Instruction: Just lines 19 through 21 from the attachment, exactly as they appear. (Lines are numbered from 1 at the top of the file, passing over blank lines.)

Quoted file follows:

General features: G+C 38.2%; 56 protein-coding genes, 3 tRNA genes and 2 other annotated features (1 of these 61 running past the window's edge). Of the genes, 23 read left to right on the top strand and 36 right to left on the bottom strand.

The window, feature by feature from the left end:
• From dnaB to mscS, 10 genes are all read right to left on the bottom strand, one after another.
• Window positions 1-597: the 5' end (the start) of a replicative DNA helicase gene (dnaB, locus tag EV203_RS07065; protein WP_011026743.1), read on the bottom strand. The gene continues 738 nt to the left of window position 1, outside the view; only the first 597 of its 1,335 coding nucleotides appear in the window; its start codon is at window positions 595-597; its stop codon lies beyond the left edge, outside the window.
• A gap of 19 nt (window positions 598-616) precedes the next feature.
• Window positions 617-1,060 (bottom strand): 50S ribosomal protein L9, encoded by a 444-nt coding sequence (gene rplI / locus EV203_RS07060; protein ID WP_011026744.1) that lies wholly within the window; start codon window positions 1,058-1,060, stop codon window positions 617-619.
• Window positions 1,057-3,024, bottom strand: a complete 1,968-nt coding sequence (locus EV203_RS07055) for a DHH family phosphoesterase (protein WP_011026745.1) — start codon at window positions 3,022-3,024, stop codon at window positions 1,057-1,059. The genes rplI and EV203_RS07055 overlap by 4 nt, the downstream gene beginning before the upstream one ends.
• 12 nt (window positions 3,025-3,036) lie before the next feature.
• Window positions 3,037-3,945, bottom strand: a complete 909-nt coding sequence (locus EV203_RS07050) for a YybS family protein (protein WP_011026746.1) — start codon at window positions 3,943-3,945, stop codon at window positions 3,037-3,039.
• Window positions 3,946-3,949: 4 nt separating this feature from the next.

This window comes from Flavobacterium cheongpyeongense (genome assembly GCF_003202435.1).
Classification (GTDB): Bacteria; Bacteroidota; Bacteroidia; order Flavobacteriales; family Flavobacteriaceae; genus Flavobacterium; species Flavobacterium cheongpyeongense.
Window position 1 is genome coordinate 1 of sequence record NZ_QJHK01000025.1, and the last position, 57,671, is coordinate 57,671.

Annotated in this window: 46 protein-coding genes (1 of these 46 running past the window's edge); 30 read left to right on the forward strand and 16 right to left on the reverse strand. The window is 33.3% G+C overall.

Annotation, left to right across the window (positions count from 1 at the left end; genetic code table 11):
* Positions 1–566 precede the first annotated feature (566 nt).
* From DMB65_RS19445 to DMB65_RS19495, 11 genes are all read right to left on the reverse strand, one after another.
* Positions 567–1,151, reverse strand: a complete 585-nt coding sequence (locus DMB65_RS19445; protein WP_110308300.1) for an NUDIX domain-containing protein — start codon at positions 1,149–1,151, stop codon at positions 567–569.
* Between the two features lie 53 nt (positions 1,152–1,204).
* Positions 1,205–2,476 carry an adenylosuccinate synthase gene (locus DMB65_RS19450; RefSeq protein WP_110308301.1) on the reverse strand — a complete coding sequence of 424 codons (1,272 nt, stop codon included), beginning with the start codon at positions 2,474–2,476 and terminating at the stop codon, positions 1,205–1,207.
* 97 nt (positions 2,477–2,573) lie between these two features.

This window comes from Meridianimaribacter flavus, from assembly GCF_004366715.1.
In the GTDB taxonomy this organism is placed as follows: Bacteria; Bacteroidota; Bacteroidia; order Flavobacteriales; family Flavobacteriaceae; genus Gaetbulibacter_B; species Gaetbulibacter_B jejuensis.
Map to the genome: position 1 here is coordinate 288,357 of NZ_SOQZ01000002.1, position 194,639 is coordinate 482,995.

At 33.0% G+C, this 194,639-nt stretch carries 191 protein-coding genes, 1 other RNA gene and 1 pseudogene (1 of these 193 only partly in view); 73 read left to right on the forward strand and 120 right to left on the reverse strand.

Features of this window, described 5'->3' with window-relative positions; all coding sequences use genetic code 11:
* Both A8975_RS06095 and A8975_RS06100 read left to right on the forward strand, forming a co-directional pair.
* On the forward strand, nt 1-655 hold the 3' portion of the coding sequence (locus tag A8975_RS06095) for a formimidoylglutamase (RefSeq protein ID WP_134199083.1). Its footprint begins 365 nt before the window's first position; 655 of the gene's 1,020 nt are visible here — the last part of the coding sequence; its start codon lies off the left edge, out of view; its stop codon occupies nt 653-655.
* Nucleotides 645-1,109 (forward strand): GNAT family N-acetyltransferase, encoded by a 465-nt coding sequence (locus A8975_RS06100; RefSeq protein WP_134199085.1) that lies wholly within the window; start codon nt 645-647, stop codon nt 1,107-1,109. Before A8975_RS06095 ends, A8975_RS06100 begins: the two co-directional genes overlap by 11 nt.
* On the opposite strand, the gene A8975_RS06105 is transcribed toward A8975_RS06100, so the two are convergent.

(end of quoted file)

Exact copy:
* Between the two features lie 53 nt (positions 1,152–1,204).
* Positions 1,205–2,476 carry an adenylosuccinate synthase gene (locus DMB65_RS19450; RefSeq protein WP_110308301.1) on the reverse strand — a complete coding sequence of 424 codons (1,272 nt, stop codon included), beginning with the start codon at positions 2,474–2,476 and terminating at the stop codon, positions 1,205–1,207.
* 97 nt (positions 2,477–2,573) lie between these two features.